Inside of the edge

Pioneer ministry is still a new creature in the ecology of the Church of England. The speed of its addition and establishment has been astonishing for an organisation not exactly given to rapid change. In my experience the complex structures within most Dioceses are still struggling to know how to adjust, reform and respond to the presence of ministers often seen as being ‘outside of the structures’.

That was the phrase used by a senior member of the Diocesan staff to describe my role not long after I was licensed. I responded at the time that I thought it wasn’t quite right to describe me like that. I said I would prefer to be seen as on the edge of the structures, though perhaps looking outward.

However in truth, he was right, I am outside of the structures. The reason I responded as I did is that I am very much committed to remaining within them. And I believe this is the case with many people I know who are called to an apostolic ministry, many of whom are ordained.

In some cases sadly it seems that the structures, as they exist at present, struggle to cope with us pioneers. I have had conversations with two such pioneers recently, and their teams, who are effectively in ecclesiastic limbo, because the local structures either cannot accept that they ‘fit’ or cannot find a category to accept them or the emerging community they are developing.

Richard Rohr has said that we need the kind of people who are ‘inside of the edge’. I like that phrase. It seems to me that the edge is an exciting place. A place of opportunity, creativity, entrepreneurialism, emergence. Isn’t it precisely at the edge that we see the Spirit at work, creating new order out of chaos?

But what do we mean by the edge? I think we need to think of two kinds of edges.  Firstly the hard edge of denominational structures, canon law, legal entities. Pioneers more often than not work outside of these, exploring new areas and potential new forms of church. But secondly we might define another edge that is not so much structural but relational. A fluid edge that is defined rather subjectively and organically by the stories emerging from the accountable relationship a church structure has with a pioneer.   Pioneers then are ‘outside the structures’ but in a positive sense. Through a consistent and valued relationship with the structures they are ‘inside the edge’ – the edge where God’s Spirit is calling the church out to explore new ground, new opportunities and where the birthing of new structures takes place.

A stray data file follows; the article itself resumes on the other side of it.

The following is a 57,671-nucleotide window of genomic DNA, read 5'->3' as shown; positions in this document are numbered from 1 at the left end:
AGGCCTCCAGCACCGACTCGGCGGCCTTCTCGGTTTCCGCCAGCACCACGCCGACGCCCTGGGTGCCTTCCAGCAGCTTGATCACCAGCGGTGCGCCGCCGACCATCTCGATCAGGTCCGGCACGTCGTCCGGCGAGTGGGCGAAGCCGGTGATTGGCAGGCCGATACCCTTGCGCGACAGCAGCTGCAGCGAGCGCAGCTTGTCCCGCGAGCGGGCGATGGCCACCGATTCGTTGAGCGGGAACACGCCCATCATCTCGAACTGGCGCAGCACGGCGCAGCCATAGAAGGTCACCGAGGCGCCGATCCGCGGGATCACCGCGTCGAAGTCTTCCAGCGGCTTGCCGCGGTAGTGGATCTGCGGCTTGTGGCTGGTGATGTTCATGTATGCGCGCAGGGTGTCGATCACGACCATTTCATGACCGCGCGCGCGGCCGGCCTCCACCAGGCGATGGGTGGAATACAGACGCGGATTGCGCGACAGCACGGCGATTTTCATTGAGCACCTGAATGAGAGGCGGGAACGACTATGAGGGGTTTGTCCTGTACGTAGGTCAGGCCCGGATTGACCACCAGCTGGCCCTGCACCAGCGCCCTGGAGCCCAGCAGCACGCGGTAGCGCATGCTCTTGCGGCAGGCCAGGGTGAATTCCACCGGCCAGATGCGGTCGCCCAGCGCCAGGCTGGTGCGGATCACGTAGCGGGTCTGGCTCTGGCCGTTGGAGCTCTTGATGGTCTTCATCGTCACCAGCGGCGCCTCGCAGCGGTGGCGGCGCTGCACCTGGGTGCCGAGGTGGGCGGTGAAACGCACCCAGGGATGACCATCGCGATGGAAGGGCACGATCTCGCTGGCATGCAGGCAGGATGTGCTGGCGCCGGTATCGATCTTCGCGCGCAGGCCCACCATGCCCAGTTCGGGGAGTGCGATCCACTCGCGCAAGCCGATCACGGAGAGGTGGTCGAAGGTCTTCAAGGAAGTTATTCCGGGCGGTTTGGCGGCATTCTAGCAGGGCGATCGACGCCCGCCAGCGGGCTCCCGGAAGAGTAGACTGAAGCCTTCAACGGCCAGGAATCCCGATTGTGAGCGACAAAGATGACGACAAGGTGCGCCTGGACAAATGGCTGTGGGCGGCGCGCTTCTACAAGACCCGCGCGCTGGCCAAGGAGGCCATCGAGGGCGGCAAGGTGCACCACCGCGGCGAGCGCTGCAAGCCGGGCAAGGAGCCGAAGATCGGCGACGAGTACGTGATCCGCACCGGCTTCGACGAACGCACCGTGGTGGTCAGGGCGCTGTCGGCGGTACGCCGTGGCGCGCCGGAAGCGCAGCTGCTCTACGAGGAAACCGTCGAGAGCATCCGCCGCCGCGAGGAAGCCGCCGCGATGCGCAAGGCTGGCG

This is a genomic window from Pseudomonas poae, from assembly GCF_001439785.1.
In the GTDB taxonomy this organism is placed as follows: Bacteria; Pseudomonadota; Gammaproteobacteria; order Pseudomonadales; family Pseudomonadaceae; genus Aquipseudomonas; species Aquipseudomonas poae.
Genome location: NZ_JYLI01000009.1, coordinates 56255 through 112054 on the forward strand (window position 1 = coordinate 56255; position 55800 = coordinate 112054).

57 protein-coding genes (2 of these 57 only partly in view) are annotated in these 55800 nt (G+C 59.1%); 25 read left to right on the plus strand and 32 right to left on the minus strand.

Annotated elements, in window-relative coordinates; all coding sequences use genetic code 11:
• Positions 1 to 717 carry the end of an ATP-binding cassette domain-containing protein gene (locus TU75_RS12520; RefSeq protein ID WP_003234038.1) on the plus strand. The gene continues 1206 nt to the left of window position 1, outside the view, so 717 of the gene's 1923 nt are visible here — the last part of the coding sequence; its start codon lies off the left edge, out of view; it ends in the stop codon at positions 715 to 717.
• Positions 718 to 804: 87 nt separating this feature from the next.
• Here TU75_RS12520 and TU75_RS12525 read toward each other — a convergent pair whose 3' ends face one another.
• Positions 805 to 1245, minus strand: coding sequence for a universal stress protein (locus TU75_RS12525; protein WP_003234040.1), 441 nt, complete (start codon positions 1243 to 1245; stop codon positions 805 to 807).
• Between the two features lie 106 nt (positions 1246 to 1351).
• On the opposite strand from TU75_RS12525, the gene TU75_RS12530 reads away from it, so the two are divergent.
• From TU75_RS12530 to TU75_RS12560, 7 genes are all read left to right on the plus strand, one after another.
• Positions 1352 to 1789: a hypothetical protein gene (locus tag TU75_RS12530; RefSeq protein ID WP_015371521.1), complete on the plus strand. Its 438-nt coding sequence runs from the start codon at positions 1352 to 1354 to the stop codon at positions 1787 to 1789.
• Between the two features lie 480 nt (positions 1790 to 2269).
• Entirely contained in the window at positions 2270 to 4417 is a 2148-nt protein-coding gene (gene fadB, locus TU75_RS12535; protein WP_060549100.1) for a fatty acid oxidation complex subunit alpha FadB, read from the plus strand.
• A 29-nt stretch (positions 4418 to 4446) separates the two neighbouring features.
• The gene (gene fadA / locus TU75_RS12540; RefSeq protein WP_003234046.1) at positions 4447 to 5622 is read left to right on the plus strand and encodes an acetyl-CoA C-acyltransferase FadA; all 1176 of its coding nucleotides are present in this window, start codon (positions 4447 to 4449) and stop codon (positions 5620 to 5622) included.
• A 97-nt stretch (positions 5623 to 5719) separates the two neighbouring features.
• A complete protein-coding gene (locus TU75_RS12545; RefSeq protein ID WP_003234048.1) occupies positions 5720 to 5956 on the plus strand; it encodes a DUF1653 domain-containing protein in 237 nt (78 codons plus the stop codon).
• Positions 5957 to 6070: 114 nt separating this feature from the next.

Within these two edges we need to cultivate a kind of ‘structural liminality’ – a positive attitude to the absence of structure and a faith and confidence in the work of pioneers, following the missionary Spirit to see new structures emerge. This they will do through relationship with the sending church, a church that will need to offer patience, trust and imagination to give the necessary form to what emerges without imposing poorly fitting forms too early.


Glorious chaos

A phrase that has proved rich for me and my experience of pioneer ministry was given to me by Bishop Graham Cray when he came to launch Poole Missional Communities. As we got up to leave the restaurant prior to the service he was to speak at he took the opportunity to speak two words of wisdom on the nature of pioneering to me, it is, he said, ‘glorious chaos’.